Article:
3 Ways to Use Data to Keep Up with Changing Consumer Preferences

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3 Ways to Use Data to Keep Up with Changing Consumer Preferences

By Diane Keng - 10/15/2020

Consumer preferences are always changing, and it seems impossible for brands to pinpoint them completely. But making profiles of customers as individuals is so important for creating personalized offerings that will get you noticed online.

The best way to create complete target customer profiles? Data. Although bringing data together to form dynamic target customer profiles can be challenging, it’s also essential.

The Benefits of Personalization in Marketing

Being able to understand and empathize with customers is the first and most vital step to reaching them on a personal level online. With 86% of consumers more likely to buy from brands that offer personalized experiences, it’s no wonder companies that practice personalization in digital marketing tend to outperform their competition.

People are multifaceted. For example, I enjoy searching for dessert recipes on weekends. If it’s warm outside, I’m more likely to look for recipes for sundaes and other summer sweets. During the week, though, I often search for quick and healthy recipes. A brand that truly understands me knows that I’m more than my sweet tooth or my healthy-eating tendencies.

Context is vital for understanding these kinds of changing consumer preferences. And the ramifications of getting marketing personalization strategies wrong are severe. You can end up with wasted years (not the Iron Maiden song), investing time and resources into a system you have to scrap. Poor implementation of marketing personalization strategies has cost U.S. companies about $756 billion annually!

Creating customer profiles requires a deep understanding of data schemas, databases, and all those other techie things that you probably don’t have the time or resources to master. It’s not easy to build data science from the ground up — that’s why you need a plan to make the most of the data you have.

If you’re wondering how to create a customer profile that responds to changes in consumer attitudes, tastes, and preferences, here are three strategies to incorporate in your business — no matter what level of data you’re working with:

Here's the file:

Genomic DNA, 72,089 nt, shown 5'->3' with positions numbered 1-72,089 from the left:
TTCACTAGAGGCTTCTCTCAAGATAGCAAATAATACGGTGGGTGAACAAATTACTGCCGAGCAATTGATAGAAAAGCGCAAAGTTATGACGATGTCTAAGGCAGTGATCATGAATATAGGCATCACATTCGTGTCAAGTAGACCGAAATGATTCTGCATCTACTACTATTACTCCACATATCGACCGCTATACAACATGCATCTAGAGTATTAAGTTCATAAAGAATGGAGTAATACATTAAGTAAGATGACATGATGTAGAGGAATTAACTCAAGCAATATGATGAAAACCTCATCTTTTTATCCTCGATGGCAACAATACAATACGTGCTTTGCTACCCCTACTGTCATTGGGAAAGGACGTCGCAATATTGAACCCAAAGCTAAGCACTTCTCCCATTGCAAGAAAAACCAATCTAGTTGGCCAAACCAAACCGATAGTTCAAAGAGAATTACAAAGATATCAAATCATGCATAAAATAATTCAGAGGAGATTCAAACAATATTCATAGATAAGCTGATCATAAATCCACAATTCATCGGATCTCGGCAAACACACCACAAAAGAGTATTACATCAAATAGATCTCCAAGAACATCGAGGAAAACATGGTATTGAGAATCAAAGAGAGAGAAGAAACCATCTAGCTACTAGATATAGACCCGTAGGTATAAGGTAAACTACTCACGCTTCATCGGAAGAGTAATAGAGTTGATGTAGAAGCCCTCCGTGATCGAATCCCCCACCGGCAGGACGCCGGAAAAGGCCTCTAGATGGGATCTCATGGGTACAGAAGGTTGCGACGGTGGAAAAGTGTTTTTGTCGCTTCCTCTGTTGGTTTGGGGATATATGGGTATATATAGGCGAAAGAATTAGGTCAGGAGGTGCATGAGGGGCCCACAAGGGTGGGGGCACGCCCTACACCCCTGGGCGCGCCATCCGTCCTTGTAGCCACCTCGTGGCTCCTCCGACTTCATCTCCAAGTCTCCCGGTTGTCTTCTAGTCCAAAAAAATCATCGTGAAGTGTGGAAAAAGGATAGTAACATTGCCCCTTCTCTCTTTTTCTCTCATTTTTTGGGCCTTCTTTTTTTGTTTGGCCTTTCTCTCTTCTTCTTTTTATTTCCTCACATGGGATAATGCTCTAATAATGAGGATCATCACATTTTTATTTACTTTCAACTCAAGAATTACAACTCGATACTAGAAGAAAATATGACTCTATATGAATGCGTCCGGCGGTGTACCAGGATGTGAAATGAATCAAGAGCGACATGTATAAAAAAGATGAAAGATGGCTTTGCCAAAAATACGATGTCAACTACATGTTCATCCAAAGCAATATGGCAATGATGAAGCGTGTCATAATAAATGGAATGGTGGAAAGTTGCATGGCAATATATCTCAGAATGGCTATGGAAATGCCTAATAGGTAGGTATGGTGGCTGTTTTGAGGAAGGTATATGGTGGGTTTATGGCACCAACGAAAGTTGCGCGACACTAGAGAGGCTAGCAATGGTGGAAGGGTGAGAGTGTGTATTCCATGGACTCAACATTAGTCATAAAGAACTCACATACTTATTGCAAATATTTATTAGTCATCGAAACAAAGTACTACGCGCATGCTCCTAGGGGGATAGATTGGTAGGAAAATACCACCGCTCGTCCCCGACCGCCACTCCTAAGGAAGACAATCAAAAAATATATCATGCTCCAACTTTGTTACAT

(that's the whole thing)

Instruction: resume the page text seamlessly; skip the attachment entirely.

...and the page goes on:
1. Rally around your goals.

If you start with your success metrics and goals, then you can build your data and marketing personalization strategies in a purposeful direction (without wasting time and resources on dead ends). Goals will also help you tailor your marketing messages toward your target consumers. And if your metrics are specific, you can use them to narrow your focus, giving customers more highly targeted experiences and recommendations.

2. Forget demographic segmentation.

Demographics like gender and age used to tell us a lot about customers’ tastes and preferences, and we’re still programmed to focus on them as we craft our customer personas. But modern consumers are so nuanced that they can’t be defined by these demographics alone. The more important focus now is psychographics — how customers think, feel, and react as well as their values, attitudes, and biases.

3. Create buildable wins.

The good thing about changing consumer preferences is that you can use data to influence them more easily. If you can collect the right attitude and behavior information from your target consumers, you can use that to create a package that speaks to preferences they don’t even realize they have. Build your own wins by leveraging data to generate foresight.

Use the data you already have, taking into account context and changes in consumer attitudes, tastes, and preferences when you make target customer profiles. Then, you’ll be able to personalize your marketing approach and better connect with your ideal customers.

Diane Keng is the CEO and co-founder of Breinify, the leading plug and play AI platform for predicting and acting on customers’ highly dynamic interests. Diane was previously at Apple and Symantec. Diane ran three successful businesses before she was 18 and is a noted software innovator who frequently speaks on the intersection of AI, personal data, privacy and the future of smarter products. She has been featured in The Wall Street Journal, HuffPost, TechCrunch, OZY and Inc. Magazine.

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